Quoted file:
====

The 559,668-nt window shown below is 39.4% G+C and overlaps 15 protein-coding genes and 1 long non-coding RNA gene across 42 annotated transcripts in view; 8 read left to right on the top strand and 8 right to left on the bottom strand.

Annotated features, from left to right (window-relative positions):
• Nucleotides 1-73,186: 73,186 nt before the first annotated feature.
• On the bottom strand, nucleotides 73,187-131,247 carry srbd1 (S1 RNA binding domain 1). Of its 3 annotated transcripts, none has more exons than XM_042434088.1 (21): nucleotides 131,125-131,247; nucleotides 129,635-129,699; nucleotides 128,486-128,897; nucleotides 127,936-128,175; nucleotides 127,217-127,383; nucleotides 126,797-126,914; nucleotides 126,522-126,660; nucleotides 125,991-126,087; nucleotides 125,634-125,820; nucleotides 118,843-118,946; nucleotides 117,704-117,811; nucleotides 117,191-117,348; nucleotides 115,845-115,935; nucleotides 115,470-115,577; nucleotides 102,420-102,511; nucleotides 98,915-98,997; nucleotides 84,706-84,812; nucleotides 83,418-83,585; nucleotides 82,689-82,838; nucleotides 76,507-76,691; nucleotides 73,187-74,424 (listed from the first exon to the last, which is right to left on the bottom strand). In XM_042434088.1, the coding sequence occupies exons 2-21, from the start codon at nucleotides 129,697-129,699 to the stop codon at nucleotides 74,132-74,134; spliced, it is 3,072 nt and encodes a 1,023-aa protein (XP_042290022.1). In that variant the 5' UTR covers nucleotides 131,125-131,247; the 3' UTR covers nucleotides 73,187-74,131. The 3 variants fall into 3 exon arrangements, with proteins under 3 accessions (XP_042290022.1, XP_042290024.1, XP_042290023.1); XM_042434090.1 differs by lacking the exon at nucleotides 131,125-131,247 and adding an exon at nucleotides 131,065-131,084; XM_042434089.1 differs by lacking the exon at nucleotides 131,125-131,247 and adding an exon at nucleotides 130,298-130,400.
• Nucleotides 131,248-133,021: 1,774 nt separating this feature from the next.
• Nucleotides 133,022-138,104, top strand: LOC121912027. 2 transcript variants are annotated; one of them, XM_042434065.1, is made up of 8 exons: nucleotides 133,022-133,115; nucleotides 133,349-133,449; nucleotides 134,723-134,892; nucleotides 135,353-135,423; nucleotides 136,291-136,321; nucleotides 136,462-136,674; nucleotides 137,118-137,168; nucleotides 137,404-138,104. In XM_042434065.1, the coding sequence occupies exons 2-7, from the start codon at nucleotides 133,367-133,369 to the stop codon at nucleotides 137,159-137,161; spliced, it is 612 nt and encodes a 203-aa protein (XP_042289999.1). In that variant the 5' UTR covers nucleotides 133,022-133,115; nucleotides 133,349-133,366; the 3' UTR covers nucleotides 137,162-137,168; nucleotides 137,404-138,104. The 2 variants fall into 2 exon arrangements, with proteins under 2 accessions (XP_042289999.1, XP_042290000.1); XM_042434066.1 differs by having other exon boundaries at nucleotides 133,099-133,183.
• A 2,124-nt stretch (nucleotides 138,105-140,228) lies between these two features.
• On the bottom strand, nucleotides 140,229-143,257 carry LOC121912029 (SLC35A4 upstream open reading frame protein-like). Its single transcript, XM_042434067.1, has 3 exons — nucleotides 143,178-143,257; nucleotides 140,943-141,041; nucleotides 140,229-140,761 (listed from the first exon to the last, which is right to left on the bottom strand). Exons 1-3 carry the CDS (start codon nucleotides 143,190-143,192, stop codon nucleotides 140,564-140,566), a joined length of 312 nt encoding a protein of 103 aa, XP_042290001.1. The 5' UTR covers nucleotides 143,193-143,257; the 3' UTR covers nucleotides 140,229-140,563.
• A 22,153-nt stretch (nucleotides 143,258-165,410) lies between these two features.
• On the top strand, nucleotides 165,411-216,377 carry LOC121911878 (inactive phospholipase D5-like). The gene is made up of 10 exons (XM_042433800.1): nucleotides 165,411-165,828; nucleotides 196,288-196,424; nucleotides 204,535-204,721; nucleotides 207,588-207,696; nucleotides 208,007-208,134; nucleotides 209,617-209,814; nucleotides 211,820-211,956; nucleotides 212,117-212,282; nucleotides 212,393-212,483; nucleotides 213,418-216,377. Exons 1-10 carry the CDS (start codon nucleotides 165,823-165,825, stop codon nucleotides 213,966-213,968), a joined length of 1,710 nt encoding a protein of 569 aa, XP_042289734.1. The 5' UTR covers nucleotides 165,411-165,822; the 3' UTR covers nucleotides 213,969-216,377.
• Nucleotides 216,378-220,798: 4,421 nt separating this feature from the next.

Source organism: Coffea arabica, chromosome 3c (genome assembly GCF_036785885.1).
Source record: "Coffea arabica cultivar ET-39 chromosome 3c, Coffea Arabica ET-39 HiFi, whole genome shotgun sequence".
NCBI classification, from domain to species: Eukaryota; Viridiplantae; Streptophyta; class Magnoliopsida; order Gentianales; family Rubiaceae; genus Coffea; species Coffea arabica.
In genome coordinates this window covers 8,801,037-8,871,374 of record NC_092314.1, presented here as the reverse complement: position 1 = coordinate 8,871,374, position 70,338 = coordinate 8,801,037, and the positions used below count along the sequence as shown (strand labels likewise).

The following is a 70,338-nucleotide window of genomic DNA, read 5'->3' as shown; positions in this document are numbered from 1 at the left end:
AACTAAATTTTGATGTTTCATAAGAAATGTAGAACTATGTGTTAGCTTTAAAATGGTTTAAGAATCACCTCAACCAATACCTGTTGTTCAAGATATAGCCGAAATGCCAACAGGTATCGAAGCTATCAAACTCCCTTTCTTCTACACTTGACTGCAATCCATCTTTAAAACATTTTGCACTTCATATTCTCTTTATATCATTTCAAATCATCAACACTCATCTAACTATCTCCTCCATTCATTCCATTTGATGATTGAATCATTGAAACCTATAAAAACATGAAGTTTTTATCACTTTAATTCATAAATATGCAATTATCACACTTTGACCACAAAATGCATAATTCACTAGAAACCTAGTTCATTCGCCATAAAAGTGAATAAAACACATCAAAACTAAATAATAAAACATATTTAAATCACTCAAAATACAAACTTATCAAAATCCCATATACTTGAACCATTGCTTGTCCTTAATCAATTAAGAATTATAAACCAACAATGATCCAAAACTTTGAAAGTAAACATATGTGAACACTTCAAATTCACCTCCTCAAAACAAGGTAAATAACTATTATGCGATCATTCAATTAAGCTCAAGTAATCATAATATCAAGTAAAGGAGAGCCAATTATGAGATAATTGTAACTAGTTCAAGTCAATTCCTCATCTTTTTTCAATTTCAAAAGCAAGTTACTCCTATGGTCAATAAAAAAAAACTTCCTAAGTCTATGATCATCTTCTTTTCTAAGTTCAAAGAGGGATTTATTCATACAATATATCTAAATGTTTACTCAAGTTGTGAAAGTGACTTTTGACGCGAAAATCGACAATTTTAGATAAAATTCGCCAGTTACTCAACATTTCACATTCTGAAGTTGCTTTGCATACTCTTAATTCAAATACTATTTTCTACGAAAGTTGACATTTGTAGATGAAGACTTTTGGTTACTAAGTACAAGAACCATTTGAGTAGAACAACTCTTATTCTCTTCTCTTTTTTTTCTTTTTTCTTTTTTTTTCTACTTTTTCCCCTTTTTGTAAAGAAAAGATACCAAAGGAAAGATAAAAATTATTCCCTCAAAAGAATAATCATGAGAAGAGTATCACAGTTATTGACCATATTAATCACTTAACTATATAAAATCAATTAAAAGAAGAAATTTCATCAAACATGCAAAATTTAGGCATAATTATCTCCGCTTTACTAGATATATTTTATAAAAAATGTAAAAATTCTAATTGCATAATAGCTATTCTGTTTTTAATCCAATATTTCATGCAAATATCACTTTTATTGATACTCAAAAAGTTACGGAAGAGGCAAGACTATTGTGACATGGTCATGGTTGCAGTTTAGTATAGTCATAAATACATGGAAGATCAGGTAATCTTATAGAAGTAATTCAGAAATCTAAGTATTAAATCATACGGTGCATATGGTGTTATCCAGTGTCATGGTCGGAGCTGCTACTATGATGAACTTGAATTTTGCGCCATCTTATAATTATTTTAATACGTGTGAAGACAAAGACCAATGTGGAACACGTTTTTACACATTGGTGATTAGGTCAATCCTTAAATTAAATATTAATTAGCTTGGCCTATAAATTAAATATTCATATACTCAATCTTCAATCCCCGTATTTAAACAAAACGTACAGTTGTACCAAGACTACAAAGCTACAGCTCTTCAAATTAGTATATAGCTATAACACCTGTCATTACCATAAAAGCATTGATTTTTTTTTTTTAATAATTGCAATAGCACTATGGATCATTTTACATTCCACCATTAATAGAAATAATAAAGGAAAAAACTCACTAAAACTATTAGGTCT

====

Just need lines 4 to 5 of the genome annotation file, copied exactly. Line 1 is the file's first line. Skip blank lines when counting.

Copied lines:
• On the bottom strand, nucleotides 73,187-131,247 carry srbd1 (S1 RNA binding domain 1). Of its 3 annotated transcripts, none has more exons than XM_042434088.1 (21): nucleotides 131,125-131,247; nucleotides 129,635-129,699; nucleotides 128,486-128,897; nucleotides 127,936-128,175; nucleotides 127,217-127,383; nucleotides 126,797-126,914; nucleotides 126,522-126,660; nucleotides 125,991-126,087; nucleotides 125,634-125,820; nucleotides 118,843-118,946; nucleotides 117,704-117,811; nucleotides 117,191-117,348; nucleotides 115,845-115,935; nucleotides 115,470-115,577; nucleotides 102,420-102,511; nucleotides 98,915-98,997; nucleotides 84,706-84,812; nucleotides 83,418-83,585; nucleotides 82,689-82,838; nucleotides 76,507-76,691; nucleotides 73,187-74,424 (listed from the first exon to the last, which is right to left on the bottom strand). In XM_042434088.1, the coding sequence occupies exons 2-21, from the start codon at nucleotides 129,697-129,699 to the stop codon at nucleotides 74,132-74,134; spliced, it is 3,072 nt and encodes a 1,023-aa protein (XP_042290022.1). In that variant the 5' UTR covers nucleotides 131,125-131,247; the 3' UTR covers nucleotides 73,187-74,131. The 3 variants fall into 3 exon arrangements, with proteins under 3 accessions (XP_042290022.1, XP_042290024.1, XP_042290023.1); XM_042434090.1 differs by lacking the exon at nucleotides 131,125-131,247 and adding an exon at nucleotides 131,065-131,084; XM_042434089.1 differs by lacking the exon at nucleotides 131,125-131,247 and adding an exon at nucleotides 130,298-130,400.
• Nucleotides 131,248-133,021: 1,774 nt separating this feature from the next.